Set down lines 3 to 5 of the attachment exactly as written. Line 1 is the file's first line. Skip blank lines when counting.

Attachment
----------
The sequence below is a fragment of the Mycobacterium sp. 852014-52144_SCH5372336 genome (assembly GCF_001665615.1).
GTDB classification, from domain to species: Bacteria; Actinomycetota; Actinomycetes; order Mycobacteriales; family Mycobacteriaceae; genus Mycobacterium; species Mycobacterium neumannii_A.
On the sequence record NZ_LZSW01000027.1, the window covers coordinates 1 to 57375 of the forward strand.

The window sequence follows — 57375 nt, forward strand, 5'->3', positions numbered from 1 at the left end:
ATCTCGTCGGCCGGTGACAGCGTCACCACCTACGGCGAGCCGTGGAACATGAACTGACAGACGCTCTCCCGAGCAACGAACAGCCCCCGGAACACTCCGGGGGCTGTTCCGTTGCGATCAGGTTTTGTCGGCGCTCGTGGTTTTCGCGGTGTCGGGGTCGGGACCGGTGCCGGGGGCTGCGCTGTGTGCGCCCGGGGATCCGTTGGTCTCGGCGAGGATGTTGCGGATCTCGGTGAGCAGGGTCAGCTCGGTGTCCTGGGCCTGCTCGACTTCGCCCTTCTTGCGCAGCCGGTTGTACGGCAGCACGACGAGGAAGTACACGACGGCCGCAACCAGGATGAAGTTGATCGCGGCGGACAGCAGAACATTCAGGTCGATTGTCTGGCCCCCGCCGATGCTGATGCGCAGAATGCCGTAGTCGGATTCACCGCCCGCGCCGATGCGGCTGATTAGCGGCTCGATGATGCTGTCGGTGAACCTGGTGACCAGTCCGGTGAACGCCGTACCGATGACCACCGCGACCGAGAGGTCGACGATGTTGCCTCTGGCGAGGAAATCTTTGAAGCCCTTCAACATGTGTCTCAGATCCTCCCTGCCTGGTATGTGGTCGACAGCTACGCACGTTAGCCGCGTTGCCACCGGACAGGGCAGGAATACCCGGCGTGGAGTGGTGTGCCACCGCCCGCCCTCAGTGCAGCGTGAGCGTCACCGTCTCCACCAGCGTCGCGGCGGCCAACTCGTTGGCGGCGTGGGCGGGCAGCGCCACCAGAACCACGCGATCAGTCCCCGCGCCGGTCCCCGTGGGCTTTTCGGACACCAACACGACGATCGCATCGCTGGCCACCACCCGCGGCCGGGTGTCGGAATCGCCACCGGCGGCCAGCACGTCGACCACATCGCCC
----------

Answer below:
On the sequence record NZ_LZSW01000027.1, the window covers coordinates 1 to 57375 of the forward strand.

The window sequence follows — 57375 nt, forward strand, 5'->3', positions numbered from 1 at the left end:
ATCTCGTCGGCCGGTGACAGCGTCACCACCTACGGCGAGCCGTGGAACATGAACTGACAGACGCTCTCCCGAGCAACGAACAGCCCCCGGAACACTCCGGGGGCTGTTCCGTTGCGATCAGGTTTTGTCGGCGCTCGTGGTTTTCGCGGTGTCGGGGTCGGGACCGGTGCCGGGGGCTGCGCTGTGTGCGCCCGGGGATCCGTTGGTCTCGGCGAGGATGTTGCGGATCTCGGTGAGCAGGGTCAGCTCGGTGTCCTGGGCCTGCTCGACTTCGCCCTTCTTGCGCAGCCGGTTGTACGGCAGCACGACGAGGAAGTACACGACGGCCGCAACCAGGATGAAGTTGATCGCGGCGGACAGCAGAACATTCAGGTCGATTGTCTGGCCCCCGCCGATGCTGATGCGCAGAATGCCGTAGTCGGATTCACCGCCCGCGCCGATGCGGCTGATTAGCGGCTCGATGATGCTGTCGGTGAACCTGGTGACCAGTCCGGTGAACGCCGTACCGATGACCACCGCGACCGAGAGGTCGACGATGTTGCCTCTGGCGAGGAAATCTTTGAAGCCCTTCAACATGTGTCTCAGATCCTCCCTGCCTGGTATGTGGTCGACAGCTACGCACGTTAGCCGCGTTGCCACCGGACAGGGCAGGAATACCCGGCGTGGAGTGGTGTGCCACCGCCCGCCCTCAGTGCAGCGTGAGCGTCACCGTCTCCACCAGCGTCGCGGCGGCCAACTCGTTGGCGGCGTGGGCGGGCAGCGCCACCAGAACCACGCGATCAGTCCCCGCGCCGGTCCCCGTGGGCTTTTCGGACACCAACACGACGATCGCATCGCTGGCCACCACCCGCGGCCGGGTGTCGGAATCGCCACCGGCGGCCAGCACGTCGACCACATCGCCC